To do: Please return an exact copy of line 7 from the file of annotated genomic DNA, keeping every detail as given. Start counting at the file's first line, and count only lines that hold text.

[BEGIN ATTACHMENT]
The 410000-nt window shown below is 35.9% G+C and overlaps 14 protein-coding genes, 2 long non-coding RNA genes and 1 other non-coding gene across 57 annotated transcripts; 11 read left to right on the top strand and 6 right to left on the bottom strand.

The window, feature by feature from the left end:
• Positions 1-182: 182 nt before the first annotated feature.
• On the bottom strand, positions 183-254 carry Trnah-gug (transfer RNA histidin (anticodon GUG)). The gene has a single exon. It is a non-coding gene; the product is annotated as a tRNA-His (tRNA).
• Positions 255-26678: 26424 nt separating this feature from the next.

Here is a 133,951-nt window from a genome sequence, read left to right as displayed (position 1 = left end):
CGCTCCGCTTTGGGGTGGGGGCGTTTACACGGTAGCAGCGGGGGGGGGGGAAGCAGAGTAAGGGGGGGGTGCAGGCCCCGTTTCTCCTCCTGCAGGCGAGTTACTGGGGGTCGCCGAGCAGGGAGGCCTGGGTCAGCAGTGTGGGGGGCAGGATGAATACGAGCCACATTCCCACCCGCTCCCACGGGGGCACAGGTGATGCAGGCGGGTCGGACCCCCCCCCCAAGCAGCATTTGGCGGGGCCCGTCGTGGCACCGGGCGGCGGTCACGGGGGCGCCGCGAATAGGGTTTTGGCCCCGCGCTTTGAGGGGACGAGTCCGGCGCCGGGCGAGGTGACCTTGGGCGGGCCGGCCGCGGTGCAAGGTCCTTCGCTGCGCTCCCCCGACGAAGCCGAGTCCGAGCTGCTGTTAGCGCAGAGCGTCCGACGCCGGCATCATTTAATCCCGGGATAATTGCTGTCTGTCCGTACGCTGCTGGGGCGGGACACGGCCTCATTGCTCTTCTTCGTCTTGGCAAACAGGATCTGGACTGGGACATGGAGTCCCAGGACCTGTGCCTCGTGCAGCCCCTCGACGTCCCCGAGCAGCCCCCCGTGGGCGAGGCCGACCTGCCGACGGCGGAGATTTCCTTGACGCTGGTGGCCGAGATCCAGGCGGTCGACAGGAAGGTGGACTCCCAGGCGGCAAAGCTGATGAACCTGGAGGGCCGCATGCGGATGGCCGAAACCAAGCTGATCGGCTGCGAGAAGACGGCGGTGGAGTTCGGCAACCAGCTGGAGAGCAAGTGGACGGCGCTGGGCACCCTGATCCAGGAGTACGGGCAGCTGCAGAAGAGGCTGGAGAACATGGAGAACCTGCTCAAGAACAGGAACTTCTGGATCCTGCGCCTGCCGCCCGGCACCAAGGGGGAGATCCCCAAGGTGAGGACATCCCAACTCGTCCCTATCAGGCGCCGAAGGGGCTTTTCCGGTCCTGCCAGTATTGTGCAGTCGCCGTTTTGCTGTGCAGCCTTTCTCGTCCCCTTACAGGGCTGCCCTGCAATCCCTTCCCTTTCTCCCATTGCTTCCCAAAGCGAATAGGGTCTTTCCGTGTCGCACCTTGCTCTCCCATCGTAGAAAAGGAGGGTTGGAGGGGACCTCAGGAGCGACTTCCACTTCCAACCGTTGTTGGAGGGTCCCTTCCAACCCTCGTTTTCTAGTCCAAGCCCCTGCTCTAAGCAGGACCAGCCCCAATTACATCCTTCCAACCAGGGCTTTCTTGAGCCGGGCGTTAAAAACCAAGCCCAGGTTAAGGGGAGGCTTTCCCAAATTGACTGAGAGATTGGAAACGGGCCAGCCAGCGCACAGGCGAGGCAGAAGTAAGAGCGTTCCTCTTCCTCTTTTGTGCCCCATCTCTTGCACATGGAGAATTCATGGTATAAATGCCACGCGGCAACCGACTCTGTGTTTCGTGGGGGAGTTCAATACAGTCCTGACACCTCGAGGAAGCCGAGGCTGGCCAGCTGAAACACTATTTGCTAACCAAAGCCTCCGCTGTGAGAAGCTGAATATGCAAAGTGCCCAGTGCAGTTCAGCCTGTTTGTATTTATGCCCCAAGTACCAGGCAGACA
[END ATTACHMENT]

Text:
CGCTCCGCTTTGGGGTGGGGGCGTTTACACGGTAGCAGCGGGGGGGGGGGAAGCAGAGTAAGGGGGGGGTGCAGGCCCCGTTTCTCCTCCTGCAGGCGAGTTACTGGGGGTCGCCGAGCAGGGAGGCCTGGGTCAGCAGTGTGGGGGGCAGGATGAATACGAGCCACATTCCCACCCGCTCCCACGGGGGCACAGGTGATGCAGGCGGGTCGGACCCCCCCCCCAAGCAGCATTTGGCGGGGCCCGTCGTGGCACCGGGCGGCGGTCACGGGGGCGCCGCGAATAGGGTTTTGGCCCCGCGCTTTGAGGGGACGAGTCCGGCGCCGGGCGAGGTGACCTTGGGCGGGCCGGCCGCGGTGCAAGGTCCTTCGCTGCGCTCCCCCGACGAAGCCGAGTCCGAGCTGCTGTTAGCGCAGAGCGTCCGACGCCGGCATCATTTAATCCCGGGATAATTGCTGTCTGTCCGTACGCTGCTGGGGCGGGACACGGCCTCATTGCTCTTCTTCGTCTTGGCAAACAGGATCTGGACTGGGACATGGAGTCCCAGGACCTGTGCCTCGTGCAGCCCCTCGACGTCCCCGAGCAGCCCCCCGTGGGCGAGGCCGACCTGCCGACGGCGGAGATTTCCTTGACGCTGGTGGCCGAGATCCAGGCGGTCGACAGGAAGGTGGACTCCCAGGCGGCAAAGCTGATGAACCTGGAGGGCCGCATGCGGATGGCCGAAACCAAGCTGATCGGCTGCGAGAAGACGGCGGTGGAGTTCGGCAACCAGCTGGAGAGCAAGTGGACGGCGCTGGGCACCCTGATCCAGGAGTACGGGCAGCTGCAGAAGAGGCTGGAGAACATGGAGAACCTGCTCAAGAACAGGAACTTCTGGATCCTGCGCCTGCCGCCCGGCACCAAGGGGGAGATCCCCAAGGTGAGGACATCCCAACTCGTCCCTATCAGGCGCCGAAGGGGCTTTTCCGGTCCTGCCAGTATTGTGCAGTCGCCGTTTTGCTGTGCAGCCTTTCTCGTCCCCTTACAGGGCTGCCCTGCAATCCCTTCCCTTTCTCCCATTGCTTCCCAAAGCGAATAGGGTCTTTCCGTGTCGCACCTTGCTCTCCCATCGTAGAAAAGGAGGGTTGGAGGGGACCTCAGGAGCGACTTCCACTTCCAACCGTTGTTGGAGGGTCCCTTCCAACCCTCGTTTTCTAGTCCAAGCCCCTGCTCTAAGCAGGACCAGCCCCAATTACATCCTTCCAACCAGGGCTTTCTTGAGCCGGGCGTTAAAAACCAAGCCCAGGTTAAGGGGAGGCTTTCCCAAATTGACTGAGAGATTGGAAACGGGCCAGCCAGCGCACAGGCGAGGCAGAAGTAAGAGCGTTCCTCTTCCTCTTTTGTGCCCCATCTCTTGCACATGGAGAATTCATGGTATAAATGCCACGCGGCAACCGACTCTGTGTTTCGTGGGGGAGTTCAATACAGTCCTGACACCTCGAGGAAGCCGAGGCTGGCCAGCTGAAACACTATTTGCTAACCAAAGCCTCCGCTGTGAGAAGCTGAATATGCAAAGTGCCCAGTGCAGTTCAGCCTGTTTGTATTTATGCCCCAAGTACCAGGCAGACA